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How Can I Prepare to Take on a College Workload?

Preparing for the differences between your high school and college workloads is important. Here's some expert advice on making this big academic shift.

CX experts generic imageJim Terhune
VP of Student Affairs
Swarthmore College 
I think the most surprising aspect of life on campus for new students is how much time they have and how hard it is to manage their time well. College students, even those with the most demanding schedules, spend way less time in formal classroom or lab settings than in high school. It’s easy for students to think of their schedule exclusively in terms of when they have class and maybe athletic practice or a performance rehearsal. They believe they have a lot of time to get work done and socialize, etc. A well-balanced college workload includes making time for sleeping, meals, activities, socializing, and—most importantly—studying outside of class. Carefully construct your daily and weekly schedules to keep on top of your responsibilities. Students who holistically look at their schedules find they have more free time than those who are less organized. View your life in a comprehensive way rather than as chopped up into parts.

CX experts generic imageJay Chakrapani
Vice President, General Manager, Digital
McGraw-Hill Higher Education
Preparing for the differences between high school and college workloads is one of the most underrated aspects of making the transition from high school to college. College requires a lot more independence and self-motivation when it comes to staying on top of your work and turning it in on time. Similar to developing a study plan, the best way to begin the preparation is to do research: talk to older students, professors, and family members who have been through college. Get their perspectives on what the workload is like in college. Then, create a plan. Develop a study routine that best fits your style of learning. If students start out staying on top of their work, they’ll be better able to manage throughout the next four years.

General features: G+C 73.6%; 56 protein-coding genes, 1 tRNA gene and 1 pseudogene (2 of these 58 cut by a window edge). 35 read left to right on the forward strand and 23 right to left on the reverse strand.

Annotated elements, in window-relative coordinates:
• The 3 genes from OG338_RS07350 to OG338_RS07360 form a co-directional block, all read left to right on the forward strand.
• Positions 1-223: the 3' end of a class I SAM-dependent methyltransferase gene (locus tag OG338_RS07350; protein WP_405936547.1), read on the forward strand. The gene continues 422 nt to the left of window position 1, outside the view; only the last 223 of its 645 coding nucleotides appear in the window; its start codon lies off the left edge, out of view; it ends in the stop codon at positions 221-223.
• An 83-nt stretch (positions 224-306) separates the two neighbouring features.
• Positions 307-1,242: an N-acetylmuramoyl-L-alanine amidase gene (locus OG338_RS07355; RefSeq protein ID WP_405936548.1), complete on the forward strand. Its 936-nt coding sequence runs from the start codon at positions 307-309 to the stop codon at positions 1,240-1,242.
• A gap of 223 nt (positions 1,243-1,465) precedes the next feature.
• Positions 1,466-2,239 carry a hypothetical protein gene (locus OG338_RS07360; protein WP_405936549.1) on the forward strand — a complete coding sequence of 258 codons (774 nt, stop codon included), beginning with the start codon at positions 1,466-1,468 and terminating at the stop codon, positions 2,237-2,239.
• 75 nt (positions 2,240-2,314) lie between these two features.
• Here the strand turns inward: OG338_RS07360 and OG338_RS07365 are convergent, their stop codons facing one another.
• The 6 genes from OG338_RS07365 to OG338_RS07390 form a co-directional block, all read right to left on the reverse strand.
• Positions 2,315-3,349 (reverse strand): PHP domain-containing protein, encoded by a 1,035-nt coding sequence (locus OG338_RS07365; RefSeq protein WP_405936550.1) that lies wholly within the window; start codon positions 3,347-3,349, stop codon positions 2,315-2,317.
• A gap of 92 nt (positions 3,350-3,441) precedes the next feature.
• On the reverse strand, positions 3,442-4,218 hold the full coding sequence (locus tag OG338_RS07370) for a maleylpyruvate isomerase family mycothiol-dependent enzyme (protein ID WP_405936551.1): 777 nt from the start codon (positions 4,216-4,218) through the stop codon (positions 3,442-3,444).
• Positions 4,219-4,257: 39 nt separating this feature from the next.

Michael MiloneMichael Milone, PhD
Educational Consultant, Research Psychologist, and Writer
The best way to prepare for a college course load is to understand the different ways you can learn from others—both directly and indirectly.

  • Direct learning takes place when you ask people how they do something, listen to their answers, and try to imitate what they did. A good example is asking friends how they are going to find the time to do all the reading for a literature assignment.
  • Indirect learning is when you observe someone doing something and imitate the procedure the person follows. Suppose you notice that a friend doesn’t eat in the cafeteria but instead brings lunch to a quiet spot and eats while studying. The friend is always on time for the next class. This seems like a good strategy, so you imitate it.

When learning from others, you have to be sure to evaluate the effectiveness of what you’ve learned. Not everyone is successful with the same strategies. The evaluation should take place in two phases:

  • Phase #1: Determine the likelihood of the strategy working for you. If you think it may work, try it.
  • Phase #2: Determine how successful the strategy was after you have completed it.

A surprising number of people are reluctant to learn from others. They feel it is somehow demeaning, especially in academic areas or life skills. Nothing could be further from the truth. All of us try to imitate the techniques of skilled athletes, businesspeople, scientists, etc. If someone is doing something effective, don’t hesitate to try it out.

If you need more help with this big change in your life, check out our article on How to Manage the Transition From High School to College.

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